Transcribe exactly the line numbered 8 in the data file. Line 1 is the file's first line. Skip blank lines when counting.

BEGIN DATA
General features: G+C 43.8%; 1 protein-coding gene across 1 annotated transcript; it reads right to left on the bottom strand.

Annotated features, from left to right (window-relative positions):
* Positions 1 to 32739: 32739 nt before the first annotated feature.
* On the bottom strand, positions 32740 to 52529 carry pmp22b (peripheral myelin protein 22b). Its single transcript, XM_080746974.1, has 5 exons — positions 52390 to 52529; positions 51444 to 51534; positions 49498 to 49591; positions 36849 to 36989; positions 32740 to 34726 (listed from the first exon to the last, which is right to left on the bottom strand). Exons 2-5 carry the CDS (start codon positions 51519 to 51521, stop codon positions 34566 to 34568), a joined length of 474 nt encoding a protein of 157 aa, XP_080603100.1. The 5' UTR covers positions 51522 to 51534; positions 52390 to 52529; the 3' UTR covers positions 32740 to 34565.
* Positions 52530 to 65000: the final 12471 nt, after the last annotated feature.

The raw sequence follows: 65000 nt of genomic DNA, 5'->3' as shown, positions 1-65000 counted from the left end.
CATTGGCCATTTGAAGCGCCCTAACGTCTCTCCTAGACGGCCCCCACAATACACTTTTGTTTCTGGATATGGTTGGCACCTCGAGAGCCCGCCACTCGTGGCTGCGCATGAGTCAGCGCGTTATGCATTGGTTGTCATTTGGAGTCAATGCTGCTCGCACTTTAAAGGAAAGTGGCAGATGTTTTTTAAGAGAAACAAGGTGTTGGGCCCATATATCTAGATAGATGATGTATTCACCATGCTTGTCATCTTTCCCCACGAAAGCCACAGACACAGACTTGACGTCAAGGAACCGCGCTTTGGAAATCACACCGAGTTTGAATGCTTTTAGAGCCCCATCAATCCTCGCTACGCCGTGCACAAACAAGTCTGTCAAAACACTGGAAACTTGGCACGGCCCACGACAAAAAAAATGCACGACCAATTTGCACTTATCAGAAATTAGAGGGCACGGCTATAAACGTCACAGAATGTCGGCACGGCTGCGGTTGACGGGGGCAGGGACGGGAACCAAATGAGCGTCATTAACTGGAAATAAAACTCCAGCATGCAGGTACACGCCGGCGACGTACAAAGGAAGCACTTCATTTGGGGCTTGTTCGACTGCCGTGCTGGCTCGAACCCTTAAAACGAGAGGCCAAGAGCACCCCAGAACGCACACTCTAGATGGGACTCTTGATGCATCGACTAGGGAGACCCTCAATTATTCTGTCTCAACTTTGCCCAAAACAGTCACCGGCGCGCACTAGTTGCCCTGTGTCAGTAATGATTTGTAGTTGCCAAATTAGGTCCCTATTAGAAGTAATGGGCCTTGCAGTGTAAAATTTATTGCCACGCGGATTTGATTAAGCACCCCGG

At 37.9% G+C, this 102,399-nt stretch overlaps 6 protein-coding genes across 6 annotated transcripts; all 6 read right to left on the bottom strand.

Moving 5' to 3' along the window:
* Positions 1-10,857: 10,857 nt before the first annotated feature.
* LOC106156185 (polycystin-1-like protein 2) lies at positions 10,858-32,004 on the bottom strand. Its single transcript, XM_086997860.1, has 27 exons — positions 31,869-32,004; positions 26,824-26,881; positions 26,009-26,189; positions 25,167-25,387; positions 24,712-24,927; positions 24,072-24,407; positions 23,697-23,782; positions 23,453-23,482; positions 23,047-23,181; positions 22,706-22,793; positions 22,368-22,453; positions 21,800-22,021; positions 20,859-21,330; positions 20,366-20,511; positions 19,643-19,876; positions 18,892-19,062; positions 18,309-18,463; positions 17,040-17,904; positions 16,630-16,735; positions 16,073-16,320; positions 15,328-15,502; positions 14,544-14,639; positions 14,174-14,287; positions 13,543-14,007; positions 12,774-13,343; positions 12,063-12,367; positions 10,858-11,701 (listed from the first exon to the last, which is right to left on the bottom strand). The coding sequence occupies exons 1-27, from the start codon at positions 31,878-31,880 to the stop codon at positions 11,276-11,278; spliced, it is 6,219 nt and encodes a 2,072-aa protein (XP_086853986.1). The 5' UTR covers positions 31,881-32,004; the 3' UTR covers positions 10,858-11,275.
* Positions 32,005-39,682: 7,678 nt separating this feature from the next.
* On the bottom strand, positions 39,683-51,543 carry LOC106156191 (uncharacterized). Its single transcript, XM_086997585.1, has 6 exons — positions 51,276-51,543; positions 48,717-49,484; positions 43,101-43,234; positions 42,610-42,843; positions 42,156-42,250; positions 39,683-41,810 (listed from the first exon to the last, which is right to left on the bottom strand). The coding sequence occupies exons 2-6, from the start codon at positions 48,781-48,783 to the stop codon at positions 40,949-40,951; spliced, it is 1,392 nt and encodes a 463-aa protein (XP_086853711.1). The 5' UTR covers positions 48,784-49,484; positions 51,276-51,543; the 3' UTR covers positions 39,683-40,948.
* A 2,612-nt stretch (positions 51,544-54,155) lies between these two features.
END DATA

At 37.9% G+C, this 102,399-nt stretch overlaps 6 protein-coding genes across 6 annotated transcripts; all 6 read right to left on the bottom strand.